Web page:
Mauritius declaration on the internet of things focuses on protecting our data rights
Updated: Feb 24
Jacob Kohnstamm – Chairman of the Executive Committee of the International Privacy Conference
Drudeisha Madhub – Chairwoman of the Mauritius Data Protection Office
Mauritius Declaration on the Internet of Things
The internet of things is here to stay. Ever more devices are connected to the internet and are able to communicate with each other, sometimes without the user being aware such communications take place. These devices can make our lives much easier. For example in healthcare, transportation and energy the connected devices can change the way we do things. The internet of things however, can also reveal intimate details about the doings and goings of their owners through the sensors they contain.
Self determination is an inalienable right for all human beings. Personal development should not be defined by what business and government know about you. The proliferation of the internet of things increases the risk that this will happen.
The assembled data protection and privacy commissioners have therefore discussed the possibilities of the internet of things and its consequences during the 36th International Privacy Conference held in Balaclava, Mauritius on 13 and 14 October 2014.
Four speakers representing both the private sector and academia presented the Commissioners with the positive changes the internet of things may bring to our daily lives as well as the risks. The speakers also took stock of what needs to be done in order to ensure the continued protection of our personal data as well as our private lives.
The subsequent discussion led to the following observations and conclusions:
Internet of things’ sensor data is high in quantity, quality and sensitivity. This means the inferences that can be drawn are much bigger and more sensitive, and identifiability becomes more likely than not. Considering that the identifiability and protection of big data already is a major challenge, it is clear that big data derived from internet of things devices makes this challenge many times larger. Therefore, such data should be regarded and treated as personal data.
Even though for many companies the business model is as yet unknown, it is clear that the value of the internet of things is not only in the devices themselves. The money is in the new services related to the internet of things and in the data.
Everyone who lives today will realize that connectivity is ubiquitous. This may apply even more strongly to the young and to future generations, who cannot imagine a world without being connected. It should not though solely be their concern as to whether or not their data is protected. It is a joint responsibility of all actors in society so that the trust in connected systems can be maintained. To this end, transparency is key: those who offer internet of things devices should be clear about what data they collect, for what purposes and how long this data is retained. They should eliminate the out-of context surprises for customers. When purchasing an internet of things device or application, proper, sufficient and understandable information should be provided. Current privacy policies do not always provide information in a clear, understandable manner. Consent on the basis of such policies can hardly be considered to be informed consent. Companies need a mind shift to ensure privacy policies are no longer primarily about protecting them from litigation.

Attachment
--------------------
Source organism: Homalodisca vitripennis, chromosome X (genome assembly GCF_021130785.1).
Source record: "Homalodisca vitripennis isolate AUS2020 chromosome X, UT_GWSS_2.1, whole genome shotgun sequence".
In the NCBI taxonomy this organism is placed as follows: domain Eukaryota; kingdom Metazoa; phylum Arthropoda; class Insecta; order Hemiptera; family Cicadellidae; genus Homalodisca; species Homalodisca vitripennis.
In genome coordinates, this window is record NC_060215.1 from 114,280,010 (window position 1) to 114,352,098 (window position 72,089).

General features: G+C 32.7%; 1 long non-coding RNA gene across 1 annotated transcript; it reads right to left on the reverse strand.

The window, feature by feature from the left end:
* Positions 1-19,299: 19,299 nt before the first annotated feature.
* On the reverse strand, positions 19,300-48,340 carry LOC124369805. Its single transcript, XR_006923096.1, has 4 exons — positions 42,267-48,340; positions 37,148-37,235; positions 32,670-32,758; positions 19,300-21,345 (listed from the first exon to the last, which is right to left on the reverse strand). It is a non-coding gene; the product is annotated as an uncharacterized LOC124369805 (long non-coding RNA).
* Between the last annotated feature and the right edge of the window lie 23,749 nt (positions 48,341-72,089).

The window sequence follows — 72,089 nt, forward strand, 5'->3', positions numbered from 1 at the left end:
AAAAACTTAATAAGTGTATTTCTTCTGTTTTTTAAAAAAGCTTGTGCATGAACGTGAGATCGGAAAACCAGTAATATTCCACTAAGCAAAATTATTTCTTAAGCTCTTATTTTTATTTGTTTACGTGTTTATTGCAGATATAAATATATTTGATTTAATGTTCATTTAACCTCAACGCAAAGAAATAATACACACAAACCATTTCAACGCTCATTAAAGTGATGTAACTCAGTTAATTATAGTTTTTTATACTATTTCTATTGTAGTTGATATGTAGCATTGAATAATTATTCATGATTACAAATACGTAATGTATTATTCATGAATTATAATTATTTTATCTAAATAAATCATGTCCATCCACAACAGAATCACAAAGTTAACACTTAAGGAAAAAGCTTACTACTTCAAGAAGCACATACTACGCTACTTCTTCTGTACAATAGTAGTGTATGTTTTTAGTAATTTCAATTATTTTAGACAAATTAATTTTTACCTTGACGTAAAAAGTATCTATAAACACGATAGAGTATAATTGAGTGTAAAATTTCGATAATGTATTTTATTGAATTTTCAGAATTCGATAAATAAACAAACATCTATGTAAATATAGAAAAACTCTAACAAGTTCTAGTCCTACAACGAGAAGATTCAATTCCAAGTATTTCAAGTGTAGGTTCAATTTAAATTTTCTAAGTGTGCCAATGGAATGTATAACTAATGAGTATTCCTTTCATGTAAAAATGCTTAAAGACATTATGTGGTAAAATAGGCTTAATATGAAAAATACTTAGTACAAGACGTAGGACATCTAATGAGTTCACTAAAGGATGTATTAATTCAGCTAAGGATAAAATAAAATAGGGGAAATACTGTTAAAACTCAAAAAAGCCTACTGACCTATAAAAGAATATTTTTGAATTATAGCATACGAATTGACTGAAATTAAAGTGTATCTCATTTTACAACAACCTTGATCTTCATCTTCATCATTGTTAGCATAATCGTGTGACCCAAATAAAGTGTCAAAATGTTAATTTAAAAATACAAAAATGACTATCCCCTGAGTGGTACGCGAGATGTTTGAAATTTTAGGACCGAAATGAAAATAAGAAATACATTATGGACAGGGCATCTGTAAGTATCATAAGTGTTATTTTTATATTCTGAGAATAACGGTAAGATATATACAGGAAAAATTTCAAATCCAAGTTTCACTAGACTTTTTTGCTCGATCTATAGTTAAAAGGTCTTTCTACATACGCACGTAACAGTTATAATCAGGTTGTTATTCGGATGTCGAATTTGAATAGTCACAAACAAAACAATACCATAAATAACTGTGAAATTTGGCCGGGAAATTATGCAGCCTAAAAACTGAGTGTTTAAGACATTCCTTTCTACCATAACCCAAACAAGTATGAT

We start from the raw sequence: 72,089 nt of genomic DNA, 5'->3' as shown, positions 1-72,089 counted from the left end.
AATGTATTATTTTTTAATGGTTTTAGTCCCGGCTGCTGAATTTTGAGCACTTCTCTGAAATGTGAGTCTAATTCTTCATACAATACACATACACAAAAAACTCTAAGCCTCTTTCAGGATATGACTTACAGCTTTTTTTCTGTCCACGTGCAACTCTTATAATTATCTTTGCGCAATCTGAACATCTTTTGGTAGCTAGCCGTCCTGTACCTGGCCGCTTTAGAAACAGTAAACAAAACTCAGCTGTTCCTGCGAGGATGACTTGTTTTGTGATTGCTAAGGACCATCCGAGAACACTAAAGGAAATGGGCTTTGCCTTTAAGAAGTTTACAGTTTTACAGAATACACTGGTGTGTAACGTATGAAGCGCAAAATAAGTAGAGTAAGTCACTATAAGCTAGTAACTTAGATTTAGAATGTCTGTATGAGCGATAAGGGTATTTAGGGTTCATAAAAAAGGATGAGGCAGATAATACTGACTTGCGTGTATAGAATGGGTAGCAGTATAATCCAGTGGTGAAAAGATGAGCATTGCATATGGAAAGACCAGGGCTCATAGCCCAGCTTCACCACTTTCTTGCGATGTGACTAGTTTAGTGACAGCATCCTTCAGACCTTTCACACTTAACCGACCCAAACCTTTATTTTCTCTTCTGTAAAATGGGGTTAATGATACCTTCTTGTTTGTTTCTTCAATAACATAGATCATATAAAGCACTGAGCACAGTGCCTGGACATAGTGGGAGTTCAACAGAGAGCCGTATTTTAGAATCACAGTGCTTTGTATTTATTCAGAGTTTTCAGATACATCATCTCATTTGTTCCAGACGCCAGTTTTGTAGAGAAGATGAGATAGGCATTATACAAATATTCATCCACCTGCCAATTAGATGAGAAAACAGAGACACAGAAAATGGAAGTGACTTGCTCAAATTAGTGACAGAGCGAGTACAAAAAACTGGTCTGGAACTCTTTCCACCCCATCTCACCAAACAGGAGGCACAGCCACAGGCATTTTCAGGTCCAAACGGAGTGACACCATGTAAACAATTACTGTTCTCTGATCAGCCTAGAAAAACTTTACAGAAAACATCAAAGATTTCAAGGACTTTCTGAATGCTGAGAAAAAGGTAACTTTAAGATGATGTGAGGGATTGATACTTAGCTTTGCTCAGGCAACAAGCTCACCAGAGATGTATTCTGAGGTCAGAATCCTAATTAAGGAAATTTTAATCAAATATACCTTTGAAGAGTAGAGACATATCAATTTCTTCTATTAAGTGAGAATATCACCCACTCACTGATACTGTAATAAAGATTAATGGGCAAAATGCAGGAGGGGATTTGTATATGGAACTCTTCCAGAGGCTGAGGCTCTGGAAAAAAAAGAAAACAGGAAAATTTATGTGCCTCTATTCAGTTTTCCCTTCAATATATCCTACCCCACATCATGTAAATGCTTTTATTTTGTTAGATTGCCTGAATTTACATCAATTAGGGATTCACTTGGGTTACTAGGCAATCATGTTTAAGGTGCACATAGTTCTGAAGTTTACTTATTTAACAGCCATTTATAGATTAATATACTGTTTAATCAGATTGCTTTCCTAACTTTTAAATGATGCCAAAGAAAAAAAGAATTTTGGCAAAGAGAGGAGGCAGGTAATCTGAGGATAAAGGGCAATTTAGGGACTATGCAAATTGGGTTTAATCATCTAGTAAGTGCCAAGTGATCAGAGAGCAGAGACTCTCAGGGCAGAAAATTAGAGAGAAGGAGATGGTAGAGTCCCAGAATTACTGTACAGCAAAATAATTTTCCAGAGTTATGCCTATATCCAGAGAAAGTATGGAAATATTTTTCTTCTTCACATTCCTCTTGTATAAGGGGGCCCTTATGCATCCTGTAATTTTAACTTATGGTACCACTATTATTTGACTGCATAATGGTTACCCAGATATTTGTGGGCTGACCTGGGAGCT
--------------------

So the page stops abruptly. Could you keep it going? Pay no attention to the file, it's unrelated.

Data processing starts from the moment the data are collected. All protective measures should be in place from the outset. We encourage the development of technologies that facilitate new ways to incorporate data protection and consumer privacy from the outset. Privacy by design and default should no longer be regarded as something peculiar. They should become a key selling point of innovative technologies.
The internet of things also poses significant security challenges that need to be addressed. A simple firewall is no longer sufficient. One way to minimize the risk to individuals is to ensure that data can be processed on the device itself (local processing). Where this is not an option, companies should ensure end-to-end encryption is in place to protect the data from unwarranted interference and/or tampering.
The data protection and privacy authorities will continue to monitor the developments in the internet of things. They undertake to ensure compliance with the data protection and privacy laws in their respective countries, as well as with the internationally agreed privacy principles. Where breaches of the law are discovered, they will seek appropriate enforcement action, either unilaterally or through means of international cooperation.
Taking into account the huge challenges faced by internet of things developers, data protection authorities and individuals, all actors should engage in a strong, active and constructive debate on the implications of the internet of things and its derived big data to raise awareness of the choices to be made.
Links to Original
Mauritius Declaration on the Internet of Things from the 36th International Conference of Data Protection and Privacy Commissioners